Drucker’s 10 Best Work-Life Tips

Peter Drucker—“the father of modern management”—was perhaps the greatest management teacher of all time. Yet, few professionals know that Drucker’s teachings on self-management are equally profound.

In Living in More Than One World: How Peter Drucker’s Wisdom Can Inspire and Transform Your Life (Berrett-Koehler, 2009, $19.95), author and Drucker scholar Bruce Rosenstein presents Drucker’s prescription for designing a “total life”—a multifaceted life and career with diverse interests, relationships, and pursuits. Rosenstein reveals Drucker’s secrets to success—shared over years of personal interviews—and shows how to make your own life more satisfying, meaningful, and multidimensional.

Ten tips for getting started:

1.   Focus on achievement—not money

Drucker drew an important distinction between achievement and money. He suggested focusing on achievement and paying attention to how your successes, on and off the job, benefit both you and others. That doesn’t mean you can’t or won’t make money, Drucker explained, but that the pursuit of money ought to play a subordinate role.

2.   Make time for thinking

Thinking is hard work, and in our fast-paced society, said Drucker, it is sorely devalued. The point, he urged, is to break from the daily grind and think about where you are and where you’re going. You might not have the desire or means for Drucker’s suggested “week in the wilderness,” but surely you can carve out an hour now and then for self-reflection. Take a walk, practice yoga or meditation, or sit in nature. At work, even preparing for a performance review offers an opportunity to stop and reflect.

3.   Practice “systematic abandonment”

“People are effective because they say no…because they say this isn’t for me,” declared Drucker. Practice what he called “systematic abandonment”—stepping back, at regular intervals, to determine which of your present activities can be scaled back or eliminated. Only then can you make way for something more fruitful, such as teaching, learning, or volunteering.

4.   Learn the art of leisure

Drucker observed that “loafing” is easy, but “leisure” is difficult. As important as work is, avoid allowing it to be your only source of fulfillment. Find an outside interest or two, focusing on things that may bring you pleasure, satisfaction, and a heightened sense of self-worth.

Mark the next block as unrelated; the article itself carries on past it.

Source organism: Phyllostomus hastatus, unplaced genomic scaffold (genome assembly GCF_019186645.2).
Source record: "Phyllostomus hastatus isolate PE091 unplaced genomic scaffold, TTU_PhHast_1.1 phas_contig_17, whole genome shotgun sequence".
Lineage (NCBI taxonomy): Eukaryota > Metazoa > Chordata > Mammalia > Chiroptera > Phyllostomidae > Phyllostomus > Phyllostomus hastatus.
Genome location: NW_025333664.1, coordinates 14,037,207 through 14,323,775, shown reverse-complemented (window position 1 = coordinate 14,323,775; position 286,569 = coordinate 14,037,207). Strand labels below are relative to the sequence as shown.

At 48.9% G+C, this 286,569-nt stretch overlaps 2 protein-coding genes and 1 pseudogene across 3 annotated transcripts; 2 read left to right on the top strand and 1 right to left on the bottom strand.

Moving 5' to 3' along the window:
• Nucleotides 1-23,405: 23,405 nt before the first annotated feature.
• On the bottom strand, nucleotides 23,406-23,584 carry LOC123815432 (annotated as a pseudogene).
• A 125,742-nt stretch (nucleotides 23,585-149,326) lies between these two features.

5.   Develop a parallel career

In Drucker’s estimation, a parallel career can give you a window into other worlds and provide leadership opportunities that may not be available in your primary job. Even if your work is going perfectly, that won’t always be the case. So, start thinking now about a parallel career such as teaching, writing, or working in the nonprofit world. One day, it may even morph into your second or post-retirement career.

6.   Volunteer your time and talent

Drucker saw volunteerism as essential to the smooth functioning of society, as well as a satisfying way of ensuring that work doesn’t consume your life. Today, there are hundreds of volunteering opportunities to choose from. Drucker’s recommendation was simple: Find an organization and cause you believe in—and get to work!

7.   Become a mentor

Mentorship may be broader than just showing someone the ropes in a group or organization. It can include wide-ranging career and life advice, and as Drucker said, provide big benefits not only to the “mentee,” but also to the mentor. If you’ve been guided by mentors of your own, pay it forward by mentoring others. If not, look for opportunities to both mentor and be mentored.

8.   Start teaching

Another Drucker maxim: No one learns as much as the person who must teach his subject. Whether you become a volunteer, an adjunct professor, or a guest lecturer or presenter, you can find gratification in teaching others. Consider the kinds of opportunities that may be open to you at work, schools, churches, and professional associations. Also, if you know people who teach, ask for their advice and insights.

9.   Learn how to learn

For Drucker, learning was built into the fabric of his being. He also felt strongly that learning how to learn is key to self-development. Some people, he said, are readers, while others like to talk and listen, whether in casual conversation or more formal instruction. When it’s really crucial to learn something, think about how you learn best and seek out those types of opportunities.

10.   Be the CEO of your own life

Drucker saw self-management as an ongoing discipline, requiring self-knowledge, introspection, and personal responsibility. “In effect,” he said, “managing oneself demands that each knowledge worker think and behave like a chief executive officer.” Start now to think of yourself as the CEO of your own life and career, and take accountability for your decisions and actions. Know who you are, what is important to you, and how you will contribute at work and in the world.

Finally, take a deep breath and don’t expect everything to happen at once. Start where you are and move towards your total life one step at a time.

Bruce Rosenstein is a veteran journalist and librarian and a leading expert on the life and work of management icon Peter Drucker. He’s the author of Living in More Than One World: How Peter Drucker’s Wisdom Can Inspire and Transform Your Life (Berrett-Koehler, 2009).